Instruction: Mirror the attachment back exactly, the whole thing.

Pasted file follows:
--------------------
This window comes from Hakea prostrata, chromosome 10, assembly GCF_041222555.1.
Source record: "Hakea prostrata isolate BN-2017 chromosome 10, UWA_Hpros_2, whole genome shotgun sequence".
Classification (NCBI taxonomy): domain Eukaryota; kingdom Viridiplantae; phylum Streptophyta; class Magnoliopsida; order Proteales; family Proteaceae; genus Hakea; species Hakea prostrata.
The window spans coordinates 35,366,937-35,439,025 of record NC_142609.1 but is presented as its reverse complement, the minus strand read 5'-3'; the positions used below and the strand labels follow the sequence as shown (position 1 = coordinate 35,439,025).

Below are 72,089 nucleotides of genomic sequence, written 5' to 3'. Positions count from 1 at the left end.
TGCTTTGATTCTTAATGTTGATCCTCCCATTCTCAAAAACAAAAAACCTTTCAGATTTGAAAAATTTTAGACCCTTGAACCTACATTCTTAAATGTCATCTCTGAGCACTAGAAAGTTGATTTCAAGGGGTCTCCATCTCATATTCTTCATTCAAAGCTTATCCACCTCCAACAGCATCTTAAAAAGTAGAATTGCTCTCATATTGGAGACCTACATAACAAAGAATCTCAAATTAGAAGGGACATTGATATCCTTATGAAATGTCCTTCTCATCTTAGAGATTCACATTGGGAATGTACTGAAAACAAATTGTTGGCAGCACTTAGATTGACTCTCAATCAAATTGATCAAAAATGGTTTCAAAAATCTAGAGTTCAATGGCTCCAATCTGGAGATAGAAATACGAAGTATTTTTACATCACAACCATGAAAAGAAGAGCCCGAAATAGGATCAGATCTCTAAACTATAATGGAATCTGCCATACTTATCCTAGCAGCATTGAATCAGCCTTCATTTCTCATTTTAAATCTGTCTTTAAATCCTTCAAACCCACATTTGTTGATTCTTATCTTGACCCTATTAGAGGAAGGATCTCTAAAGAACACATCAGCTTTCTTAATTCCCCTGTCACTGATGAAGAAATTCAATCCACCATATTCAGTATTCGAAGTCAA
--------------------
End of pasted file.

This window comes from Hakea prostrata, chromosome 10, assembly GCF_041222555.1.
Source record: "Hakea prostrata isolate BN-2017 chromosome 10, UWA_Hpros_2, whole genome shotgun sequence".
Classification (NCBI taxonomy): domain Eukaryota; kingdom Viridiplantae; phylum Streptophyta; class Magnoliopsida; order Proteales; family Proteaceae; genus Hakea; species Hakea prostrata.
The window spans coordinates 35,366,937-35,439,025 of record NC_142609.1 but is presented as its reverse complement, the minus strand read 5'-3'; the positions used below and the strand labels follow the sequence as shown (position 1 = coordinate 35,439,025).

Below are 72,089 nucleotides of genomic sequence, written 5' to 3'. Positions count from 1 at the left end.
TGCTTTGATTCTTAATGTTGATCCTCCCATTCTCAAAAACAAAAAACCTTTCAGATTTGAAAAATTTTAGACCCTTGAACCTACATTCTTAAATGTCATCTCTGAGCACTAGAAAGTTGATTTCAAGGGGTCTCCATCTCATATTCTTCATTCAAAGCTTATCCACCTCCAACAGCATCTTAAAAAGTAGAATTGCTCTCATATTGGAGACCTACATAACAAAGAATCTCAAATTAGAAGGGACATTGATATCCTTATGAAATGTCCTTCTCATCTTAGAGATTCACATTGGGAATGTACTGAAAACAAATTGTTGGCAGCACTTAGATTGACTCTCAATCAAATTGATCAAAAATGGTTTCAAAAATCTAGAGTTCAATGGCTCCAATCTGGAGATAGAAATACGAAGTATTTTTACATCACAACCATGAAAAGAAGAGCCCGAAATAGGATCAGATCTCTAAACTATAATGGAATCTGCCATACTTATCCTAGCAGCATTGAATCAGCCTTCATTTCTCATTTTAAATCTGTCTTTAAATCCTTCAAACCCACATTTGTTGATTCTTATCTTGACCCTATTAGAGGAAGGATCTCTAAAGAACACATCAGCTTTCTTAATTCCCCTGTCACTGATGAAGAAATTCAATCCACCATATTCAGTATTCGAAGTCAA